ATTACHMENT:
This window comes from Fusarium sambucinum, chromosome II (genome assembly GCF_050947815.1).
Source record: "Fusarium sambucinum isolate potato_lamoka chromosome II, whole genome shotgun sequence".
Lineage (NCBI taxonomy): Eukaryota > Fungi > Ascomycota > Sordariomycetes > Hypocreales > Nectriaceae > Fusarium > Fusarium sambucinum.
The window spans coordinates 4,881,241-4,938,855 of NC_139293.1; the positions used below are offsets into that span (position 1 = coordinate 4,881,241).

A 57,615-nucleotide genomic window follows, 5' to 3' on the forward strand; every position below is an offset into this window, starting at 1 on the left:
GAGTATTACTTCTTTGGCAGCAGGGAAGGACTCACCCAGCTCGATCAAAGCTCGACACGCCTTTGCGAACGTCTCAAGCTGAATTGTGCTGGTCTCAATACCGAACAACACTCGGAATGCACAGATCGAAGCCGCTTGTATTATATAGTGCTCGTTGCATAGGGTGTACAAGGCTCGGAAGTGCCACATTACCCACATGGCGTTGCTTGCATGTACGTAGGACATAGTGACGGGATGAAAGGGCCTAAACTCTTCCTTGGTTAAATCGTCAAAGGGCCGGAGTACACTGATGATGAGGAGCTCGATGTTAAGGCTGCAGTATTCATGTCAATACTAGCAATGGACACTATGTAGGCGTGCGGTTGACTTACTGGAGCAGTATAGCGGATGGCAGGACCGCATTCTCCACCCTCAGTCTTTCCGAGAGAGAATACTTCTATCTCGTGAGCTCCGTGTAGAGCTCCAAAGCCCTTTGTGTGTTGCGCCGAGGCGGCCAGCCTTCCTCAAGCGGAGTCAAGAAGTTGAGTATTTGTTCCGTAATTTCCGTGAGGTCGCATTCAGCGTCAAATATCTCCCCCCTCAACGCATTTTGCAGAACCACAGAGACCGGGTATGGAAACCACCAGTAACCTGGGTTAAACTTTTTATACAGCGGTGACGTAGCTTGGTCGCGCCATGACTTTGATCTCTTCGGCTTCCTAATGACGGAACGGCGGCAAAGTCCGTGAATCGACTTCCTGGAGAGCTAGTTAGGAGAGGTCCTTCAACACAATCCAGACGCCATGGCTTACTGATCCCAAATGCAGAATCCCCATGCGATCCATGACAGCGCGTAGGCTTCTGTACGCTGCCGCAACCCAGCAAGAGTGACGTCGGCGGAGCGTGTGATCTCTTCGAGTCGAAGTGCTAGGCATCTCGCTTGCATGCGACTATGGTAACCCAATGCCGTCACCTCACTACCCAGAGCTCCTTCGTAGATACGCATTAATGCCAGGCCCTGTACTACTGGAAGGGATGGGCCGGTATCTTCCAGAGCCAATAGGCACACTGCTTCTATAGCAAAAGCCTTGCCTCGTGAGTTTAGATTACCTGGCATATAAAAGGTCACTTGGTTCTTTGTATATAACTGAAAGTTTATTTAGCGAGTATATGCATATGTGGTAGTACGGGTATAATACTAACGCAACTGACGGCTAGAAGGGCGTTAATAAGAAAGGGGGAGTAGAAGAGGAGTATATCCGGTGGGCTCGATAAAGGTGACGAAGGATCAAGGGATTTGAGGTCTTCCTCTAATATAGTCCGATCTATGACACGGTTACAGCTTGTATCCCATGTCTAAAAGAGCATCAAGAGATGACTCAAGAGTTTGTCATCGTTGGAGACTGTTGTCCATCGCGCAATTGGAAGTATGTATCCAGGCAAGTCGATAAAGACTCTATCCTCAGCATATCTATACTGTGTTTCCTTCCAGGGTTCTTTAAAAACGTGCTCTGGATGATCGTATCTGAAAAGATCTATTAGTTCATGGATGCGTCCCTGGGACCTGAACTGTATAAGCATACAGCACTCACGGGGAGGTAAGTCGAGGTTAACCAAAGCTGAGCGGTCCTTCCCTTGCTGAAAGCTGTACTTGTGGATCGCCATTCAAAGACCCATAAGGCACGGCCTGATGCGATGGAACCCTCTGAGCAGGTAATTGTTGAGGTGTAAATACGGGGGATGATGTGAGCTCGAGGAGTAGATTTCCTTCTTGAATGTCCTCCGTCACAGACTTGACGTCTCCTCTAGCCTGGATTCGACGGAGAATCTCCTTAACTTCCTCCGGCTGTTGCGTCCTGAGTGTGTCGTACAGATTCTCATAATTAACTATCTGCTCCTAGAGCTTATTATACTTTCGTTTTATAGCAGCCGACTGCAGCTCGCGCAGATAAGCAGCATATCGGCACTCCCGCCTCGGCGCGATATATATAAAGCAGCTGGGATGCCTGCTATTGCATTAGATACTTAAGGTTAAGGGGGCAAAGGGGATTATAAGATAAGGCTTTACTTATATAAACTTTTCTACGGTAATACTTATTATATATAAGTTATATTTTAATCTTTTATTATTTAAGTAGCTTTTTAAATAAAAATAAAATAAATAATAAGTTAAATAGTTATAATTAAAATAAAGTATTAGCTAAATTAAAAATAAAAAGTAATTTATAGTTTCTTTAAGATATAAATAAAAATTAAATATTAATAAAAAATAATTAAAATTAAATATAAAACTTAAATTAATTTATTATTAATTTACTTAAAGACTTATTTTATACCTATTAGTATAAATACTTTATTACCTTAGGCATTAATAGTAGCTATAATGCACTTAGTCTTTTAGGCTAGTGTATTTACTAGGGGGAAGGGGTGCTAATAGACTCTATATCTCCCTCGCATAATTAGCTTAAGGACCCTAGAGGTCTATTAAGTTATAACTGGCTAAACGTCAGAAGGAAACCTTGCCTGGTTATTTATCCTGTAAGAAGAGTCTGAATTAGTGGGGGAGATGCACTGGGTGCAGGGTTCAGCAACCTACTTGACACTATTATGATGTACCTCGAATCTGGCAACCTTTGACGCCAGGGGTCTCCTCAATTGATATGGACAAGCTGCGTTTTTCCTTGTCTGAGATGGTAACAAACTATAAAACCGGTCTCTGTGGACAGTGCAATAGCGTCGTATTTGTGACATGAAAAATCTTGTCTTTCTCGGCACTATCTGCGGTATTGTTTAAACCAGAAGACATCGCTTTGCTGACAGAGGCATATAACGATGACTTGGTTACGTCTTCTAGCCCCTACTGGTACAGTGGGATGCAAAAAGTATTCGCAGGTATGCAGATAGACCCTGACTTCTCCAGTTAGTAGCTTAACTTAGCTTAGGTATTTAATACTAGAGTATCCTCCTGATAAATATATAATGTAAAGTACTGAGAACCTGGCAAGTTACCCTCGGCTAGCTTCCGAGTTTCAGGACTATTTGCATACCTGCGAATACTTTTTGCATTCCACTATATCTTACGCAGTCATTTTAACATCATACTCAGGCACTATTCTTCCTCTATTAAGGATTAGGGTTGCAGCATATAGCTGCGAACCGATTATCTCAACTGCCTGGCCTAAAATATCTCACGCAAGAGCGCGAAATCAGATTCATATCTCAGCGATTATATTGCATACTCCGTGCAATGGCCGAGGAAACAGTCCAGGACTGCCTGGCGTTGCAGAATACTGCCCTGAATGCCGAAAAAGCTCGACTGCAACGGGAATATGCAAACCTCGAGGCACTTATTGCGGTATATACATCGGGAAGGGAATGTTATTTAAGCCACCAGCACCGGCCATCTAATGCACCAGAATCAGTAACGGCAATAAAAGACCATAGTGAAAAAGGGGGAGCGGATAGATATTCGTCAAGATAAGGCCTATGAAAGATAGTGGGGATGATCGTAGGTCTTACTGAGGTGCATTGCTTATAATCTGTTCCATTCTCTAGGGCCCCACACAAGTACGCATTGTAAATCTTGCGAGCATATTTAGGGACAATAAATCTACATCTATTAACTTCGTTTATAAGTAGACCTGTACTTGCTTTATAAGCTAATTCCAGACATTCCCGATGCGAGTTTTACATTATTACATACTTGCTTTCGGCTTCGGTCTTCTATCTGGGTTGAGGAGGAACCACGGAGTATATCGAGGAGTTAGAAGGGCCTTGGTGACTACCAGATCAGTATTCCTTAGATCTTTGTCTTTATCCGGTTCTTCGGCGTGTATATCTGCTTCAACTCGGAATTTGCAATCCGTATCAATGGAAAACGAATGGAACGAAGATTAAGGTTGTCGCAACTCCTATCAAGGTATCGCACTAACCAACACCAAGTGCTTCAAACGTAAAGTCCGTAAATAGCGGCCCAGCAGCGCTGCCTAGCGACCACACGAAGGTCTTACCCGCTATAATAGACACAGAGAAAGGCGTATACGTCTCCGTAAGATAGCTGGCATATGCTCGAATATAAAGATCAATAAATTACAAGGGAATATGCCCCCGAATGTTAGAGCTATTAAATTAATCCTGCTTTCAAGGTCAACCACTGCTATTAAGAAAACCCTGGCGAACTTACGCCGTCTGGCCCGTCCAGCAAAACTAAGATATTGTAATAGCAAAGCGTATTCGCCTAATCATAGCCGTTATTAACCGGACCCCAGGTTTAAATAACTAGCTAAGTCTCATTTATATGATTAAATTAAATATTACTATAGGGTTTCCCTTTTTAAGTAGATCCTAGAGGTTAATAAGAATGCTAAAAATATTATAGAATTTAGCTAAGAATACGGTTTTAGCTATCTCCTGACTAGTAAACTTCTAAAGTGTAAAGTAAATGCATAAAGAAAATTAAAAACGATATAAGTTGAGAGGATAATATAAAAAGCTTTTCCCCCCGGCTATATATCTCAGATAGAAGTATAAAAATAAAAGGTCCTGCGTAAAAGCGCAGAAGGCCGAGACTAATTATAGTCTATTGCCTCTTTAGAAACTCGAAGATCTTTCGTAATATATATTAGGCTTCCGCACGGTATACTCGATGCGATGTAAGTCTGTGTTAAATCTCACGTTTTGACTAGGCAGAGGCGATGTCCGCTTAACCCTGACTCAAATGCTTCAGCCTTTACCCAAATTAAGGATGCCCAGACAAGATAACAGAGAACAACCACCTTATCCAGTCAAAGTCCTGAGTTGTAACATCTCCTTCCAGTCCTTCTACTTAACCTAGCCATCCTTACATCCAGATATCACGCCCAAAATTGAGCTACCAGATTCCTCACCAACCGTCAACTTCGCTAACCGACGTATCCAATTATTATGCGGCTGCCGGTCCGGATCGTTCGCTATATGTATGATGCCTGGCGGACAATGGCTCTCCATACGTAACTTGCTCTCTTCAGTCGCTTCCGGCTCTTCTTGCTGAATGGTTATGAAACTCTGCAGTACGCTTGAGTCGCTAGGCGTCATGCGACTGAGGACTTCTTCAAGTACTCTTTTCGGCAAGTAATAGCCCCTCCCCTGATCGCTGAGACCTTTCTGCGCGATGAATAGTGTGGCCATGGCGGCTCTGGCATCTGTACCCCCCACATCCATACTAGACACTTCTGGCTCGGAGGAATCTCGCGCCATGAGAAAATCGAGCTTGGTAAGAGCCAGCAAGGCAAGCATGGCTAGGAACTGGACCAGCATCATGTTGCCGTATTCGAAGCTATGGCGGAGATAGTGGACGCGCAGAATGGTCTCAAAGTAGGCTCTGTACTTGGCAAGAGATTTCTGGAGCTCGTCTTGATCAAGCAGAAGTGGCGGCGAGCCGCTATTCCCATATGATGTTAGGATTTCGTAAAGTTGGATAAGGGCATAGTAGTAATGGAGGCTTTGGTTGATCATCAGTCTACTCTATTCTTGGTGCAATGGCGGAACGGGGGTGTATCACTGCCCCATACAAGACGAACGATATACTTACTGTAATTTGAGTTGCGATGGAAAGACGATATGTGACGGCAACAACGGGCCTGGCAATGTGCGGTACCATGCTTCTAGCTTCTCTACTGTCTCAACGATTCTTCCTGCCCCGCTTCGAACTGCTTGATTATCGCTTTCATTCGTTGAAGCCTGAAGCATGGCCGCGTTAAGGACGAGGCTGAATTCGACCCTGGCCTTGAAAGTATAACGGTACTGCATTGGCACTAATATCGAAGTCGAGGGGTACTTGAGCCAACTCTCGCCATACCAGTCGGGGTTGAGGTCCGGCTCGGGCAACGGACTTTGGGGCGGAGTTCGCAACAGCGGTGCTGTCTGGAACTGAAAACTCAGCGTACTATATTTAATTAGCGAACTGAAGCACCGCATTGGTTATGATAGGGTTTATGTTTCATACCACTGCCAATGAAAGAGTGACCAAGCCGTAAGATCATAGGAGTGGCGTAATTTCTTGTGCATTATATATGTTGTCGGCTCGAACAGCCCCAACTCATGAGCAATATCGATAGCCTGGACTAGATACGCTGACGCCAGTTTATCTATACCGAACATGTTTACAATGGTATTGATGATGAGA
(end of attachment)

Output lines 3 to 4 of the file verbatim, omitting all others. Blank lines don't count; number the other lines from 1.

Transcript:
Lineage (NCBI taxonomy): Eukaryota > Fungi > Ascomycota > Sordariomycetes > Hypocreales > Nectriaceae > Fusarium > Fusarium sambucinum.
The window spans coordinates 4,881,241-4,938,855 of NC_139293.1; the positions used below are offsets into that span (position 1 = coordinate 4,881,241).